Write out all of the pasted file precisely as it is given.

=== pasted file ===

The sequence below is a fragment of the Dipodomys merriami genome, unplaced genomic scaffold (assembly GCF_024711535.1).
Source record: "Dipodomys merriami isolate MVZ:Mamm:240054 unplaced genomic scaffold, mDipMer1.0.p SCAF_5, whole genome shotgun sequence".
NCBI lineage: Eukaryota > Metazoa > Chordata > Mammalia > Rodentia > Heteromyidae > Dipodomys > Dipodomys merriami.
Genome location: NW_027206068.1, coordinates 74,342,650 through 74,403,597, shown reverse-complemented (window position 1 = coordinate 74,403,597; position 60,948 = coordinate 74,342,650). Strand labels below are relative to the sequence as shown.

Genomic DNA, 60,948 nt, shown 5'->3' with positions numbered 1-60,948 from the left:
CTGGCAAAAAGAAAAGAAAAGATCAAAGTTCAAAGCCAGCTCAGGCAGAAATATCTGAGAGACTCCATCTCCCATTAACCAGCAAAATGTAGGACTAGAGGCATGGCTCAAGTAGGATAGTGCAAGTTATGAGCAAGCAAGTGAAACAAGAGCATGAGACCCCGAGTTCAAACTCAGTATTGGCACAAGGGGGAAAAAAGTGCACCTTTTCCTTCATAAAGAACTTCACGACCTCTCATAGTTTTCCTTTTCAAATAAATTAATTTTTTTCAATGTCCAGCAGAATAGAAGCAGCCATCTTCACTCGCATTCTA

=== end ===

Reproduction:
The sequence below is a fragment of the Dipodomys merriami genome, unplaced genomic scaffold (assembly GCF_024711535.1).
Source record: "Dipodomys merriami isolate MVZ:Mamm:240054 unplaced genomic scaffold, mDipMer1.0.p SCAF_5, whole genome shotgun sequence".
NCBI lineage: Eukaryota > Metazoa > Chordata > Mammalia > Rodentia > Heteromyidae > Dipodomys > Dipodomys merriami.
Genome location: NW_027206068.1, coordinates 74,342,650 through 74,403,597, shown reverse-complemented (window position 1 = coordinate 74,403,597; position 60,948 = coordinate 74,342,650). Strand labels below are relative to the sequence as shown.

Genomic DNA, 60,948 nt, shown 5'->3' with positions numbered 1-60,948 from the left:
CTGGCAAAAAGAAAAGAAAAGATCAAAGTTCAAAGCCAGCTCAGGCAGAAATATCTGAGAGACTCCATCTCCCATTAACCAGCAAAATGTAGGACTAGAGGCATGGCTCAAGTAGGATAGTGCAAGTTATGAGCAAGCAAGTGAAACAAGAGCATGAGACCCCGAGTTCAAACTCAGTATTGGCACAAGGGGGAAAAAAGTGCACCTTTTCCTTCATAAAGAACTTCACGACCTCTCATAGTTTTCCTTTTCAAATAAATTAATTTTTTTCAATGTCCAGCAGAATAGAAGCAGCCATCTTCACTCGCATTCTA